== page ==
there is yet another way to calm the fiery aspect of lust, and begin to bring it under control, but this way can only be practiced by a layman, and not by a monk. It is to have sex, but at the point of orgasm, not to ejaculate but rather, to draw that orgasmic energy (as it is just beginning to expand - one must not leave this too late or one will slip over the edge) - to draw that pleasure upwards into the body, up into the spine instead. Over time quite a few positive effects result, one of which is that the much more gentle experience of mild orgasm, over time, becomes preferable to the hundred-volt blast of orgasm when one used to habitually ejaculate. One comes to prefer to have a couple of really gentle 'upwards orgasms' to what one used to do. This can have the effect of lessening the grip lust for sex can have on the mind, because as you go into sex you know in advance that while intensely pleasurable, one has to keep one's wits about one, because sex no longer conflicts with your regular meditation practice, rather it has become a meditation practice. Because one circulated one's energy, one feels satisfied and not lusty anymore; and because one retained one's semen, one's mind is clear and sharp rather than in that awful post-ejaculatory stupor in which one finds the mind quite 'groggy' as the brain has just overdosed on neurochemicals in an excessive way (not to mention how much energy and nutrient goes into making semen btw) which is ok for a treat now and then, or if you want to conceive a child, but not recommended to do too often).

So I humbly recommend this practice to any layman who finds that *fighting* sex just creates tension in the mind which builds up and is eventually released in an uncontrolled way. Don't fight sex, transform it. And then go off and sit anapanasati, with a mind clear and undistracted by that raging fire, since it has already been assuaged and calmed. Ok not forever but temporarily, which until we are anagamis is as good as we can do, and certainly enough to benefit one's physical health and regular meditation practice (the breath or whatever else one does). I'm not saying this is for everyone, but some seem to find it immensely helpful.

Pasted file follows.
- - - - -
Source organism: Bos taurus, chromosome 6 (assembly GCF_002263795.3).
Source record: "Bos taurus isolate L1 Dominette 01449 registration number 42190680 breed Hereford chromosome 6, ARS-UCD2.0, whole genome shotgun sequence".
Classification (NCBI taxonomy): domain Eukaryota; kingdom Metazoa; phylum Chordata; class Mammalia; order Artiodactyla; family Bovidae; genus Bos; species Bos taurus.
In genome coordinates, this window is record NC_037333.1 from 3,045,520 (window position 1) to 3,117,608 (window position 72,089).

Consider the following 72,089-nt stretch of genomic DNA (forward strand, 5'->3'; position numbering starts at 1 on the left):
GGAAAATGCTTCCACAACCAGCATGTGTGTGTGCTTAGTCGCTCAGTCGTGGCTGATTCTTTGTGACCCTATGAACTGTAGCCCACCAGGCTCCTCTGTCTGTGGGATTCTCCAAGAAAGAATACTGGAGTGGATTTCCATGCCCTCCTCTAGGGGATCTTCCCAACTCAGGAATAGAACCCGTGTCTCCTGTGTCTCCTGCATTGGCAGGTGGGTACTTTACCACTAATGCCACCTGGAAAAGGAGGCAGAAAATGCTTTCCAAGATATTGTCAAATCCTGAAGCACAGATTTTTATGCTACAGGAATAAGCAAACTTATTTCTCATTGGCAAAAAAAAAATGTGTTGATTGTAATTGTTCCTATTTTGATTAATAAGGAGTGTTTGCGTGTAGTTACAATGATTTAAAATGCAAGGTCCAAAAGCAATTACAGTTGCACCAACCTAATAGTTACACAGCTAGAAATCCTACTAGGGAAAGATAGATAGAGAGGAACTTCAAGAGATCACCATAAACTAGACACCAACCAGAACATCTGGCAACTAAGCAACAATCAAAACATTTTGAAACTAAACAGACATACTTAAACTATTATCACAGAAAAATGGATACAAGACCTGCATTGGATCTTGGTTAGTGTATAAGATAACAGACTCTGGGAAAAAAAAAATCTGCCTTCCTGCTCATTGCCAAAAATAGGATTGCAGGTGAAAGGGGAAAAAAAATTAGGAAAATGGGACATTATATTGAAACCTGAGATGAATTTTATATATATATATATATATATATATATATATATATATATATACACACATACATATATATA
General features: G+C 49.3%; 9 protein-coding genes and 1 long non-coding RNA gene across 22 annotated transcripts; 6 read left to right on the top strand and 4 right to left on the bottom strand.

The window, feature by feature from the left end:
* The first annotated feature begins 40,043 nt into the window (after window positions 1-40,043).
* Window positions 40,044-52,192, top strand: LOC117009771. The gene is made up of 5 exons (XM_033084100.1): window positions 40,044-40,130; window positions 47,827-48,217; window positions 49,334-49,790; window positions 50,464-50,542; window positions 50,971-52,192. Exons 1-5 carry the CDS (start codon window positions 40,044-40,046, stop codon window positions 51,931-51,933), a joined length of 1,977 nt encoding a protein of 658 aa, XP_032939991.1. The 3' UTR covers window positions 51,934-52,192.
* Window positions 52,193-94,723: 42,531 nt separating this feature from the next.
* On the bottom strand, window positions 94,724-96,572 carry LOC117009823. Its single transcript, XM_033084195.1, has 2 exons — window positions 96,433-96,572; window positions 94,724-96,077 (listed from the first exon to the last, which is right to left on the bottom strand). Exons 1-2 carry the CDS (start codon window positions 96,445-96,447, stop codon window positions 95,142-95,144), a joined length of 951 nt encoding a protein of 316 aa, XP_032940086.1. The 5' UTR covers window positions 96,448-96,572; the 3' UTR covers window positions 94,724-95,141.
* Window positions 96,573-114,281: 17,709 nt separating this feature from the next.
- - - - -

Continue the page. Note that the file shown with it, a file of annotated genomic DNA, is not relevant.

Lastly I will add that there is a fair bit involved in learning this art, and one needs to learn it under proper guidance, even if that's just from books and videos, because while if done correctly it is beneficial, if done incorrectly it can lead to problems such as too much energy in the head, etc. (One needs to also learn how to bring the energy back down again, down the front of the body, right down into the navel chakra...but it's all good fun, and eventually much more simple than it might seem at first. :smile: )

kind regards
manas
:anjali:

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Re: There is no fire like lust

Postby waterchan » Wed May 07, 2014 1:27 am

manas wrote:there is yet another way to calm the fiery aspect of lust, and begin to bring it under control, but this way can only be practiced by a layman, and not by a monk. It is to have sex, but at the point of orgasm, not to ejaculate but rather, to draw that orgasmic energy (as it is just beginning to expand - one must not leave this too late or one will slip over the edge) - to draw that pleasure upwards into the body, up into the spine instead. Over time quite a few positive effects result, one of which is that the much more gentle experience of mild orgasm, over time, becomes preferable to the hundred-volt blast of orgasm when one used to habitually ejaculate . . .


This particular cure for lust sounds awfully similar to tantric sex in Tibetan Buddhism.
quidquid Latine dictum sit altum videtur
(Anything in Latin sounds profound.)

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manas
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Re: There is no fire like lust

Postby manas » Wed May 07, 2014 11:17 pm

waterchan wrote: